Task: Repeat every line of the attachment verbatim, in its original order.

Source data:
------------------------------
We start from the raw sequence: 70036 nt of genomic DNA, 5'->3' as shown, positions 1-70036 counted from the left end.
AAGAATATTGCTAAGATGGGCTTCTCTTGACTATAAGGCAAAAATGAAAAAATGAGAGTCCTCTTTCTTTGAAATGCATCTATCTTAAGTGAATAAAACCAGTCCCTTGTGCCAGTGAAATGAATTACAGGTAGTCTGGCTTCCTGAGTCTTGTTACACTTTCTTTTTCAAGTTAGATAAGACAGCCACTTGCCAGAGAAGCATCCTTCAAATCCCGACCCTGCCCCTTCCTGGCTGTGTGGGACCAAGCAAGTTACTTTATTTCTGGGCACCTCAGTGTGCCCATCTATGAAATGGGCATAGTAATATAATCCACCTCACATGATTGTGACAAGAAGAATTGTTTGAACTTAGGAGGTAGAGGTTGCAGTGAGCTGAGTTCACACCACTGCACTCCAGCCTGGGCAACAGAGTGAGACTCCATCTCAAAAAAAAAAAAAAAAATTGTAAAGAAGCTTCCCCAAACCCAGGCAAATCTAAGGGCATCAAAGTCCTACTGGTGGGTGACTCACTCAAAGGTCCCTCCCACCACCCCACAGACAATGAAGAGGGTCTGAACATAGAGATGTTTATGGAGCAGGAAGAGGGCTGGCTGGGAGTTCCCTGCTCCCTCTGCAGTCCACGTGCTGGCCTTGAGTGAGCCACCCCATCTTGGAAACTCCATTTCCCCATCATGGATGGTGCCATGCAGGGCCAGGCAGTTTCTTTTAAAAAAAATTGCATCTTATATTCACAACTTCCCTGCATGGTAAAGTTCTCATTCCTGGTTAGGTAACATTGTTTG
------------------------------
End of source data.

We start from the raw sequence: 70036 nt of genomic DNA, 5'->3' as shown, positions 1-70036 counted from the left end.
AAGAATATTGCTAAGATGGGCTTCTCTTGACTATAAGGCAAAAATGAAAAAATGAGAGTCCTCTTTCTTTGAAATGCATCTATCTTAAGTGAATAAAACCAGTCCCTTGTGCCAGTGAAATGAATTACAGGTAGTCTGGCTTCCTGAGTCTTGTTACACTTTCTTTTTCAAGTTAGATAAGACAGCCACTTGCCAGAGAAGCATCCTTCAAATCCCGACCCTGCCCCTTCCTGGCTGTGTGGGACCAAGCAAGTTACTTTATTTCTGGGCACCTCAGTGTGCCCATCTATGAAATGGGCATAGTAATATAATCCACCTCACATGATTGTGACAAGAAGAATTGTTTGAACTTAGGAGGTAGAGGTTGCAGTGAGCTGAGTTCACACCACTGCACTCCAGCCTGGGCAACAGAGTGAGACTCCATCTCAAAAAAAAAAAAAAAAATTGTAAAGAAGCTTCCCCAAACCCAGGCAAATCTAAGGGCATCAAAGTCCTACTGGTGGGTGACTCACTCAAAGGTCCCTCCCACCACCCCACAGACAATGAAGAGGGTCTGAACATAGAGATGTTTATGGAGCAGGAAGAGGGCTGGCTGGGAGTTCCCTGCTCCCTCTGCAGTCCACGTGCTGGCCTTGAGTGAGCCACCCCATCTTGGAAACTCCATTTCCCCATCATGGATGGTGCCATGCAGGGCCAGGCAGTTTCTTTTAAAAAAAATTGCATCTTATATTCACAACTTCCCTGCATGGTAAAGTTCTCATTCCTGGTTAGGTAACATTGTTTG